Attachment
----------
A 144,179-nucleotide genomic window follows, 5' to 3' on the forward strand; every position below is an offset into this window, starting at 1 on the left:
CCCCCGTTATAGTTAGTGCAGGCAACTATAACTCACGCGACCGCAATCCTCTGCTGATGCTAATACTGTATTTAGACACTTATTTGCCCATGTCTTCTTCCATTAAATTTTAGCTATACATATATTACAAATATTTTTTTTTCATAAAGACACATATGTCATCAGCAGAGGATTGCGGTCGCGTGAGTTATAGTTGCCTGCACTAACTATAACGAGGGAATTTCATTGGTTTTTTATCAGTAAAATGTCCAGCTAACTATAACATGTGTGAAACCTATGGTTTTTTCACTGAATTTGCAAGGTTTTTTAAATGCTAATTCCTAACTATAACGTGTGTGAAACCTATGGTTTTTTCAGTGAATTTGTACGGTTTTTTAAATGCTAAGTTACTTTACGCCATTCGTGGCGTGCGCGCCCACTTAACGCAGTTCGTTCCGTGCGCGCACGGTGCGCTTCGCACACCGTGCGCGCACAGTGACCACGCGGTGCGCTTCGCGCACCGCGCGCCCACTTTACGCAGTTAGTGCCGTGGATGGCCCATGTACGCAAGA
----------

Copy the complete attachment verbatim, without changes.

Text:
A 144,179-nucleotide genomic window follows, 5' to 3' on the forward strand; every position below is an offset into this window, starting at 1 on the left:
CCCCCGTTATAGTTAGTGCAGGCAACTATAACTCACGCGACCGCAATCCTCTGCTGATGCTAATACTGTATTTAGACACTTATTTGCCCATGTCTTCTTCCATTAAATTTTAGCTATACATATATTACAAATATTTTTTTTTCATAAAGACACATATGTCATCAGCAGAGGATTGCGGTCGCGTGAGTTATAGTTGCCTGCACTAACTATAACGAGGGAATTTCATTGGTTTTTTATCAGTAAAATGTCCAGCTAACTATAACATGTGTGAAACCTATGGTTTTTTCACTGAATTTGCAAGGTTTTTTAAATGCTAATTCCTAACTATAACGTGTGTGAAACCTATGGTTTTTTCAGTGAATTTGTACGGTTTTTTAAATGCTAAGTTACTTTACGCCATTCGTGGCGTGCGCGCCCACTTAACGCAGTTCGTTCCGTGCGCGCACGGTGCGCTTCGCACACCGTGCGCGCACAGTGACCACGCGGTGCGCTTCGCGCACCGCGCGCCCACTTTACGCAGTTAGTGCCGTGGATGGCCCATGTACGCAAGA